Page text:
By Elena Dini
ROME — Rebecca Eisenstadt is spending a semester in Rome as a recipient of the Brenninkmeijer-Werhahn Fellowship at the Pontifical Gregorian University. She and her family moved from the United States to Israel, where she grew up in the Jezreel Valley, located between Nazareth and Haifa. She then moved to Jerusalem to study archaeology at The Hebrew University, where she is completing her master’s degree. Below, she shares her research and experience in Rome to date.
What is the focus of your academic research?
I am an archaeologist specializing in Roman-Byzantine archaeology, and currently working on my thesis research. The topic of my master’s thesis is the reconstruction of the liturgical furniture from a church in the ancient town of Sepphoris in Galilee. The research I am conducting incorporates a variety of fields: Byzantine archaeology, Christian art, and Christian studies, with an emphasis on early Christianity and Byzantine liturgy.
Why are you so interested in the Byzantine period, liturgy, and Christian presence?
Very early on in my studies, I was enchanted by the Byzantine period, above all by its imperial aspects. Most archaeology concentrates on Jewish aspects in Israel, but when I started digging in Sepphoris, there were also churches. This is when I gained more interest and wanted to learn more about Christianity. When you are in front of a fragment of liturgical furniture, you might go with an art history approach, but this did not interest me. I felt I needed to know more about Christian theology, since so much of it is involved in sacred art. In archaeology we work with matter, in my case with stone. I believe that without knowledge and encounter with the liturgy, theology, and spirituality, that stone might almost remain meaningless and lifeless.
Why did you decide to come to Rome?
Rome and the program I entered were intriguing for me for a few reasons. Firstly, since my first year in my B.A., I studied the archaeology of Rome. Living here and having the opportunity to visit so many archaeological sites in Rome and Italy is not only fun for me, but I see it as an important part of my schooling. The whole essence of archaeology is the sites, not only the library. Similarly, I see my encounter with Christianity and the Catholic Church in particular. Living here in Rome summons unique and daily experiences that are also a form of learning, whether it is learning in the academic form or at the human level of knowing and getting to know a variety of people from different backgrounds.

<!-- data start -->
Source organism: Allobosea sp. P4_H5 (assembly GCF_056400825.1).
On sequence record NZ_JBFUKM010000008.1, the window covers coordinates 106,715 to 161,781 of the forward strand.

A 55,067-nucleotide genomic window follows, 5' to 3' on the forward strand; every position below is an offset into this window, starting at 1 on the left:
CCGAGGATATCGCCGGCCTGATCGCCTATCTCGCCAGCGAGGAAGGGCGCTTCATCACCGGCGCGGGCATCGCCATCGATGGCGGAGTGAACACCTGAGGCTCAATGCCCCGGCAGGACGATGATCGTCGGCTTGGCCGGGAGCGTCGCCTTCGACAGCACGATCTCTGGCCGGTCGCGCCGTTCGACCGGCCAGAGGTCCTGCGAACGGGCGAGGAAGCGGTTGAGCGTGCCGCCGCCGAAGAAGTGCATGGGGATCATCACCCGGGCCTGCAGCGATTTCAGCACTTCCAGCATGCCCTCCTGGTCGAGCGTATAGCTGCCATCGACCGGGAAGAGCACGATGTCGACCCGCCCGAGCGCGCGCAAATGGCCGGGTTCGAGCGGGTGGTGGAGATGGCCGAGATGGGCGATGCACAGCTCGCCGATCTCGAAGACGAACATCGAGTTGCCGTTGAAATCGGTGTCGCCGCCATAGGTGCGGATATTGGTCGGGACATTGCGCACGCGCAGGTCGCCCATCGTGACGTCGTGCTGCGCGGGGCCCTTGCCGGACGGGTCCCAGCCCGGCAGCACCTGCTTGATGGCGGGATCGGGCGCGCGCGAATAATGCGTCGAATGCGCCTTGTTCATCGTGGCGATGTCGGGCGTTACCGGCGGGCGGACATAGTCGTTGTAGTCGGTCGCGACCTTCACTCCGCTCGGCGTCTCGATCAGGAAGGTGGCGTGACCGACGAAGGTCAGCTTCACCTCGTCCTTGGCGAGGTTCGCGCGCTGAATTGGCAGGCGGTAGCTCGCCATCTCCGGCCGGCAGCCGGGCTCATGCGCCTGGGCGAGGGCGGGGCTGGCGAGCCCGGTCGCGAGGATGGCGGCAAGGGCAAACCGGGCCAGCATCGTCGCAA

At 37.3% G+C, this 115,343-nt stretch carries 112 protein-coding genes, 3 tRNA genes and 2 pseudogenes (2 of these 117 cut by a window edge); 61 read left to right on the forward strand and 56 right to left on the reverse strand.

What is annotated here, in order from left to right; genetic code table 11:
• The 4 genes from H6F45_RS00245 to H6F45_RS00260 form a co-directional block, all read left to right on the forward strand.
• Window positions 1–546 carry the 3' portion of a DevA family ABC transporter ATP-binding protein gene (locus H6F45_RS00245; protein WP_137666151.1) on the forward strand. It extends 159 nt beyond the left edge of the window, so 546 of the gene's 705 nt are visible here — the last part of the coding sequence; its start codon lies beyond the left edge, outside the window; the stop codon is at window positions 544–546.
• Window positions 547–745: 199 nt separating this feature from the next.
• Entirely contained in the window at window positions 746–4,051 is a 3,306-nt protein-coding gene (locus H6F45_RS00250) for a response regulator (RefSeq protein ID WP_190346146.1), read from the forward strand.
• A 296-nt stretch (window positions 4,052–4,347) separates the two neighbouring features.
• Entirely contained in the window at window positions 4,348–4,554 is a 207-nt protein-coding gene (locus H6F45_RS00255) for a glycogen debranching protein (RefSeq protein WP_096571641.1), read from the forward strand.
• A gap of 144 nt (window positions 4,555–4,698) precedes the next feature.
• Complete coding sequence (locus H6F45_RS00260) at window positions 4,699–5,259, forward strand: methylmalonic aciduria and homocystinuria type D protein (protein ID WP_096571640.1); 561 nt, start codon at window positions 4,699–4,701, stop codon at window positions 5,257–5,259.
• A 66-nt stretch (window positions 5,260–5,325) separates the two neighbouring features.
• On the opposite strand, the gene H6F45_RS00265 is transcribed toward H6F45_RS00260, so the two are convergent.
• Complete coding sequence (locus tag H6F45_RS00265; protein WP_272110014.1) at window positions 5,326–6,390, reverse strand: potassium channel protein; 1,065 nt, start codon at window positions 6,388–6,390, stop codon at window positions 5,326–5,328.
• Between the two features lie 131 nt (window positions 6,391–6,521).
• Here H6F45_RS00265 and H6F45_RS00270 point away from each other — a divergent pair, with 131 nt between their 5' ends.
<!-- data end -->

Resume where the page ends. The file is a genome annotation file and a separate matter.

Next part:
You are living at The Lay Centre. What is your experience in this culturally and religiously diverse community?
I am very happy to have the opportunity to live at The Lay Centre and to be part of this community. I am convinced that staying at The Lay Centre paints my stay in Rome completely different colours. One of the special traits of The Lay Centre is the diversity of students and researchers staying here that creates an interesting community. So, in many ways my experience here in Rome is unseparated from the experiences and friendships that I have made at The Lay Centre. The opportunity to live in a Catholic community that has the openness and acceptance of other religions and communities is not only heart-warming, but it makes for an ongoing learning opportunity.
Could you share a memory you particularly hold dear of these last few months in Rome?
It’s hard for me to point out one memory or experience. But, of course, one of the exciting things I took part in was the Consistory and the creation of 10 new cardinals. This was in my first week in Rome and the honour and excitement to participate in such an important occasion left me with a great impression. I also took the chance of doing some visits outside of Rome, together with some Lay Centre friends, and the one to Ravenna was really special.
Hanukkah is approaching Dec. 22. Could you tell us more about this festival and how you live it?
On Hanukkah, we celebrate the revolt of the Maccabees against the Greeks. Hanukkah is a special holiday, since it is not a biblical holiday. For this reason, the custom of this holiday is not around the prayers at the synagogue but celebrations of the lighting of the menorah or “hanokia,” the nine-branched candelabra that is lit in homes during Hanukkah. As part of the holiday, we come together every night, light the candles of the menorah, sing and eat, of course! Usually every night you are invited to a lighting with other friends and family. This is a fun time of year, especially in Jerusalem, where you can walk through neighbourhoods, hear the singing, and see the lit menorahs on the windowsills.
This year, I am organizing a little festivity for Hanukkah here at The Lay Centre. We will read texts exploring the different meanings of Hanukkah and its cultural side. We will also have “sufganiyot,” which are round jelly doughnuts that are the typical sweets for this festival.